I got some free time to share this project, the deployment of a workload manager to ease the management of my research group’s cluster of GPUs.
In this project, we are going to deploy an experimental cluster in the Microsoft’s Cloud Platform Azure. The requirements for this cluster are basically the implementation of the job management system based on queues and shared directories that allow every node in the cluster to access information within the system.
We will evaluate the use of two tools regarding these functionalities: the Network File System Protocol from Linux (NFS) for sharing files and directories, and the job management system called “Simple Linux Utility for Resource Management” (SLURM). This cloud deployment will be the workbench to practice with these tools for the future use in a real environment.
This document aims to be a tutorial of the whole process, from the creation of Virtual Machines (VM) to the configuration of all the required elements, concluding with an example of a task running on the cluster. In the last part, we will include one option to extend the size of the cluster easily. I’ll split this post into three different parts: Deployment, NFS installation and SLURM installation. There will be parts that could have been done automatically, but I did them manually to illustrate the whole process.
First of all, we need to deploy the instances that we will require in Azure, the following section will describe the steps for doing this. The structure of the system that we will be deploying during this tutorial is represented in the following figure:
Creating and deploying an instance on Azure
The information required to create the controller is summarized in the following screenshots:
Finally, this image shows the last step that allows us to export the template containing all the required files to deploy similar instances later.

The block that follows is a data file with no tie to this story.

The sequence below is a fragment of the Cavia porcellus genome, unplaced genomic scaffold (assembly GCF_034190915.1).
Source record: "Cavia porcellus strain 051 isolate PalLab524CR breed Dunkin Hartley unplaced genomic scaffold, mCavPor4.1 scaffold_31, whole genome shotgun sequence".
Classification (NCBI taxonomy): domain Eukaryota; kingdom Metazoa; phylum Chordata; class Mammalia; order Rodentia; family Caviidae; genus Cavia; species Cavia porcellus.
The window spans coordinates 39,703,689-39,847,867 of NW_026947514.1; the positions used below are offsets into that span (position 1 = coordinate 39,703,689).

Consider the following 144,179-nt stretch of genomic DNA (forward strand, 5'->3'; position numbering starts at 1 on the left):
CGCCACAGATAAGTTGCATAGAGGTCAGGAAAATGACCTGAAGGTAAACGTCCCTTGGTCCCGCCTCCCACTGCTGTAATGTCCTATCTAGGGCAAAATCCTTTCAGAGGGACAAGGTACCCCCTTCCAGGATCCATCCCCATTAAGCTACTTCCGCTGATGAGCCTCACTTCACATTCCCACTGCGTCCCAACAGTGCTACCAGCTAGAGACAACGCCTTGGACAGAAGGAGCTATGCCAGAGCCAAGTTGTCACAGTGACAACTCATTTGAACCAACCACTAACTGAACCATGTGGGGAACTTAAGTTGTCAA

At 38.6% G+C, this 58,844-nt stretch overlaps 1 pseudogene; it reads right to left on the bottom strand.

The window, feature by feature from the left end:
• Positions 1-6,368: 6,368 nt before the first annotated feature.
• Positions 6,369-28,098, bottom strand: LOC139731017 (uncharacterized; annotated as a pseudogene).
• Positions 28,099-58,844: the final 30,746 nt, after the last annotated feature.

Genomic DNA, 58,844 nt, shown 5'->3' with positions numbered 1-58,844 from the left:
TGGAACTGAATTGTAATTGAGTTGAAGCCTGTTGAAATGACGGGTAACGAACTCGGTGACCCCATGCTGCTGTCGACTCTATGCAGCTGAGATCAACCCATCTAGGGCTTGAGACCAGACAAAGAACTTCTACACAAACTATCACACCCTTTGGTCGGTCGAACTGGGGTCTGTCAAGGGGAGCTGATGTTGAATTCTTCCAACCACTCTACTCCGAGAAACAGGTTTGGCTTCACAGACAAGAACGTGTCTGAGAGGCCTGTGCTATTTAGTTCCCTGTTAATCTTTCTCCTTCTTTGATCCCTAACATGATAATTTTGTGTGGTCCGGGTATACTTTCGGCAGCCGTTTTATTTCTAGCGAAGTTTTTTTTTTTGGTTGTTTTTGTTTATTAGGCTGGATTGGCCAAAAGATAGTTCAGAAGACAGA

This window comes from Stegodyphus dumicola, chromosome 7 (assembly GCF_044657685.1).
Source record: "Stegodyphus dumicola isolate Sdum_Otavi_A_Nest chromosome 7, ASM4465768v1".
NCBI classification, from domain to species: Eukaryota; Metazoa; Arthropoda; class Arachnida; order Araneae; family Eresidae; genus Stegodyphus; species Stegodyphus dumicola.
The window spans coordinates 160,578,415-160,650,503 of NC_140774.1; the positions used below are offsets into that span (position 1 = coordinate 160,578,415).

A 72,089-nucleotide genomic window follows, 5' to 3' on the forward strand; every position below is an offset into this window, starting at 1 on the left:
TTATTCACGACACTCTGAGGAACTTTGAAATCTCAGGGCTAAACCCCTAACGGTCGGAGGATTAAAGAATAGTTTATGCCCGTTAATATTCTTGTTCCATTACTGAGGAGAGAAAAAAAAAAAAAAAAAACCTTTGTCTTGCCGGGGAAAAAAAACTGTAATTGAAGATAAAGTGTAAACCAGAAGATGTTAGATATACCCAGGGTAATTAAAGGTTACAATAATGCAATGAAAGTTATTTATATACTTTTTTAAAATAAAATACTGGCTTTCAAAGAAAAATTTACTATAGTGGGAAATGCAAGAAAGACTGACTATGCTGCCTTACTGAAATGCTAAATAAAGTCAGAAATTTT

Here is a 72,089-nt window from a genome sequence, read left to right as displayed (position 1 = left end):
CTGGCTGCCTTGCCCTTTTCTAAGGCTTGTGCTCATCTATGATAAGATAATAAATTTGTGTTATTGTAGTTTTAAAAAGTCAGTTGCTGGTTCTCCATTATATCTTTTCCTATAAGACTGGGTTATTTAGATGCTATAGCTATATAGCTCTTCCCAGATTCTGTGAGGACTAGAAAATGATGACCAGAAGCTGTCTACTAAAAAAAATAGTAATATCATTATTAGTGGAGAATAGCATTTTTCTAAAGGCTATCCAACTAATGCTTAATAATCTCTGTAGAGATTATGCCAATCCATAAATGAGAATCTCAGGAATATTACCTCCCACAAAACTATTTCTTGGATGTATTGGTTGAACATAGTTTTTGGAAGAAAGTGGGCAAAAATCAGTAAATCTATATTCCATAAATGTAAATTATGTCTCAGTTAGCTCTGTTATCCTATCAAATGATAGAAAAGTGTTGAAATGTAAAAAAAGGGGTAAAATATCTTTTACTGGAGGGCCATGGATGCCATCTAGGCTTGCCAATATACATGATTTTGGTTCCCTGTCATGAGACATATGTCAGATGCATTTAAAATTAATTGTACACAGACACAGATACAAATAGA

Deploying with templates
Considering that we have the template, the rest of the nodes will be deployed using it. We have to click on the “+ New” button and input the text “Template deployment” to show this option in the search results. We choose this option from the drop-down menu. The following screen shows the interface that we get after clicking on it.
After clicking on “Create”, we have to choose “Create a Linux Virtual Machine” in the interface that is represented in the image below:
Now, we should load both template.json and parameters.json from the compressed file that we downloaded before. The following screens illustrate these steps.
When we have uploaded these files, we should change some parameters for each instance, i.e: hostname, network settings, and so on. The next image shows the interface where we should change these values.
With these steps, we should configure the following nodes (creating them with the first template):
- controller: The main node that will manage the SLURM cluster (already deployed).
- compute0 and compute1: Compute nodes in the cluster.
- nasnode: The node that stores the shared files.
Due to restrictions related to the number of nodes in one region, we have created these four, the upper limit that the free account provides. After creating them, we should see the nodes up and running in the Azure’s interface, as it is shown underneath. Once this step is completed, we can move forward to the configuration of the network.
Setting up the communication
First of all, as the nodes should communicate each other through their names, we have to include in the file /etc/hosts the name and the IP address (it could be checked in the “Network” tab in Azure), with something similar to the following:
127.0.0.1 localhost 10.0.0.4 controller 10.0.0.5 compute0 10.0.0.6 compute1 10.0.0.8 nas #---REST OF THE FILE
We can check if they can contact each other making ping from one node to another.
user@controller:~$ ping compute0 PING compute0 (10.0.0.5) 56(84) bytes of data. 64 bytes from compute0 (10.0.0.5): icmp_seq=1 ...64 bytes from compute0 (10.0.0.5): icmp_seq=2 ...64 bytes from compute0 (10.0.0.5): icmp_seq=3 ...
Configuring root user
We should establish a password for root in all the nodes, creating a public key for the controller’s root and share it among nodes.
jjorge@controller:~$ sudo su root@controller:# cd root@controller:# passwd Enter new UNIX password: Retype new UNIX password: passwd: password updated successfully
Then, edite the file sshd_config:
root@controller:# sudo vi /etc/ssh/sshd_config # ...Rest of the file# Replace this line # PermitRootLogin prohibit-password # For this one PermitRootLogin yes # ...Rest of the file
We have to do this on every node. After this, we generate the public key and it will be copied on the nodes.
root@controller:#¸ ssh-keygen root@controller:# cp /root/.ssh/id_rsa.pub \/root/.ssh/authorized_keys root@controller:# ssh nas "mkdir /root/.ssh" root@controller:# scp /root/.ssh/id_rsa.pub \nas:/root/.ssh/authorized_keys root@controller:# ssh compute0 "mkdir /root/.ssh" root@controller:# scp /root/.ssh/id_rsa.pub compute0:/root/.ssh/authorized_keys # ...The same with the other nodes...
After doing this, we are ready to install everything, starting with the NFS, that will be commented on the next post.